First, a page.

In college, I studied acting and directing. After college, I was given an opportunity to start an Off-Off Broadway theatre. I convinced my two partners that we should start a theatre that was completely devoted to comedy. Manhattan Punch Line helped launch the careers of actors like Nathan Lane and Oliver Platt, and writers like Michael Patrick King, Peter Tolan and David Crane. While at the Punch Line, I taught classes and worked with and directed sketch groups. I began to wonder why something that was incredibly funny on Thursday night would get no laughs on Sunday. Why sometimes the funniest performance of a play was at its very first table read? What was going on here? That’s when I started seriously exploring the art and the science—some would even call it the physics—of comedy.

At the time, I was teaching an improv class. Without telling the actors, I started experimenting with them—devising improv games to get at the core of comedy: how it works, why it works, what’s going on when it stops working, and what the hell can you do about it?

These experiments led to the discovery of a series of techniques, which in turn led to a forty week Master Class in comedy. When I moved to LA, I it was suggested to me that I gear my course to writers. “You could be the Robert McKee of comedy!” was how Derek Christopher (who produces the annual Story Expo in LA) put it. That led to teaching comedy around the globe, and working with companies like DreamWorks Animation, Disney Animation, Screen Australia and Film Victoria, working as a consultant with writers and producers, publishing my book, The Hidden Tools of Comedy, and ultimately, being interviewed by you.

3. Who are some of your comedic inspirations/role models? What is it about them in particular that appeals to you?

That’s a hard question to answer. I’m a fan of great comedy, and the list of great comedy writers performers and creators could go on and on. There are parts of careers that inspired me—early to mid Woody Allen, late George Carlin, some Mel Brooks, Bob Hope in the “Road” movies, Steve Martin in Roxanne and L.A. Story and Bowfinger, Monty Python, Fawlty Towers, The Mary Tyler Moore Show, Seinfeld, Lily Tomlin, The Bob Newhart Show, All In The Family, Richard Pryor, Chris Rock, Louie C.K., Lenny Bruce, Sarah Silverman, Tom Lehrer (okay, and Allan Sherman), George Burns, Bill Irwin, Judd Apatow, Broadcast News and As Good As It Gets. I’m sure I’m leaving out twenty that after this is posted, I’ll hit myself on the forehead, shouting, “How could I forget _________?!!?”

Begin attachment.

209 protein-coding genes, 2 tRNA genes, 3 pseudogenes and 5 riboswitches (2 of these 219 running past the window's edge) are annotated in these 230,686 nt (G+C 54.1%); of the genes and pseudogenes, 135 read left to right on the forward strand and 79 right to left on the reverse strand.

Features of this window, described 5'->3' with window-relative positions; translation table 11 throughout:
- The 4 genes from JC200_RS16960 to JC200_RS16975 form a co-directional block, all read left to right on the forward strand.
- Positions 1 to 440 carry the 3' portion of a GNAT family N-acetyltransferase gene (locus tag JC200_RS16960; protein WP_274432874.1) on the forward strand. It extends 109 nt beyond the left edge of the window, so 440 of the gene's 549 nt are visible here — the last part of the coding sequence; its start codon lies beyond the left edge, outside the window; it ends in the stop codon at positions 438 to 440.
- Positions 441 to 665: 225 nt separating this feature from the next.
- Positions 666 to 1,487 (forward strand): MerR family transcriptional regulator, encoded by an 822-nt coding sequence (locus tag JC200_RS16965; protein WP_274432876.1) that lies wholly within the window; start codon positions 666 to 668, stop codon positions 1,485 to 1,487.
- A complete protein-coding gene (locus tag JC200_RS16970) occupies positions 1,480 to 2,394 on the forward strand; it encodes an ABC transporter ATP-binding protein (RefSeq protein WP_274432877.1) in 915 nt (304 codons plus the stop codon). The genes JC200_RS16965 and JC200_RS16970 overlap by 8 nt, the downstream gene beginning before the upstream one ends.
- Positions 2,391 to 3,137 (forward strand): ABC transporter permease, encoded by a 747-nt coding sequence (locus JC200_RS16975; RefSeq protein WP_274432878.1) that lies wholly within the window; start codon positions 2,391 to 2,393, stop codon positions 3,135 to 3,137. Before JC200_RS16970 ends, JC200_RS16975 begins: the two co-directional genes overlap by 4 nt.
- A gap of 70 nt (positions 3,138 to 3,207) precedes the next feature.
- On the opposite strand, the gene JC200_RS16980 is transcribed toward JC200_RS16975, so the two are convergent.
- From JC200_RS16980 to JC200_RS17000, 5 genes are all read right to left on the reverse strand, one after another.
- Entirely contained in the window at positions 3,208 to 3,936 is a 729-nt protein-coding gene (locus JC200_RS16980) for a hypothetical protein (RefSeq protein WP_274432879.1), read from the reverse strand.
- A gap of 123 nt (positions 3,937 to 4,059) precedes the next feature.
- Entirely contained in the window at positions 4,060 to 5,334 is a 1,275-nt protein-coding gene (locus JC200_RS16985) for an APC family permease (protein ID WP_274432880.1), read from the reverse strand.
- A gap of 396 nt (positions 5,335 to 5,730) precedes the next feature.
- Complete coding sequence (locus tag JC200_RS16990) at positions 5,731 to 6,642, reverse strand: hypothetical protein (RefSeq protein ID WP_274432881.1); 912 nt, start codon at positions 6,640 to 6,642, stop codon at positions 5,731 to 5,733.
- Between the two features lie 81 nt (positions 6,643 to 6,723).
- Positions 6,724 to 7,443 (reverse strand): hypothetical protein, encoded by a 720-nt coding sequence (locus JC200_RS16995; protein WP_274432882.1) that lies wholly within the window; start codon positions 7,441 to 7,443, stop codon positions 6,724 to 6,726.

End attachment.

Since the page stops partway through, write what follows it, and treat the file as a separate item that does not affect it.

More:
What they all have in common, in some fashion, is an immediacy, honesty (in some cases, a ferocious honesty), an ability to see a slightly off-centered view of the world, and then share it so we see it as well. They all made me laugh, and most had the ability to touch the heart, to make you care and still be funny!

4. Do you think someone can be taught to be funny, or is it something that just comes naturally?

Groucho Marx once said “you can’t teach funny.” But the Marx Brothers were a terrible, just terrible, act when their Mother Minnie first pushed them out on stage. But working eight a day in vaudeville, picking up hints and tips from the other performers, they honed their act into one of the greatest comedy teams of all time. But it wasn’t ‘natural,’ it was through apprenticeship, observation and yes, being taught by other performers.

While you can’t teach someone to be more talented, you can teach someone to act and write to the best of their ability.  And just like you can teach drama, you can certainly teach comedy. Yes, comedy can be taught.

5. What would you recommend for a writer who wants to develop or sharpen their comedy-writing skills?

What can writers do to sharpen their skills? Hang around with other funny people.

There are two great ways to do that. One would be to join an improv group or take improv classes. Since much of comedy is character-based, the best way to get inside a character’s head is to be one. Even if you’re not interested in being a performer or stand-up, the comic skills you’ll pick up are invaluable when writing material, whether it’s long form or short form, or just a set-up and punch line.

The second piece of advice would be to form or join a writers’ group. Once you’ve written your material, it’s imperative to hear the material read out loud in front of even a small group of friends and colleagues. It’s basic to comedy: the interaction between script/performer and audience. You’ve got to hear how those golden pearls play when read by humans to humans. You’re not looking for hours of rehearsal and polished performances, but just an intelligent read can tell you what’s alive and kicking in your script, and what’s dead as a doornail, only you don’t know it yet. So, in a nutshell: Funny people get funnier when in the company of other funny people.

6. Are there any comedy cliches you consider overused? Which ones are you just tired of seeing?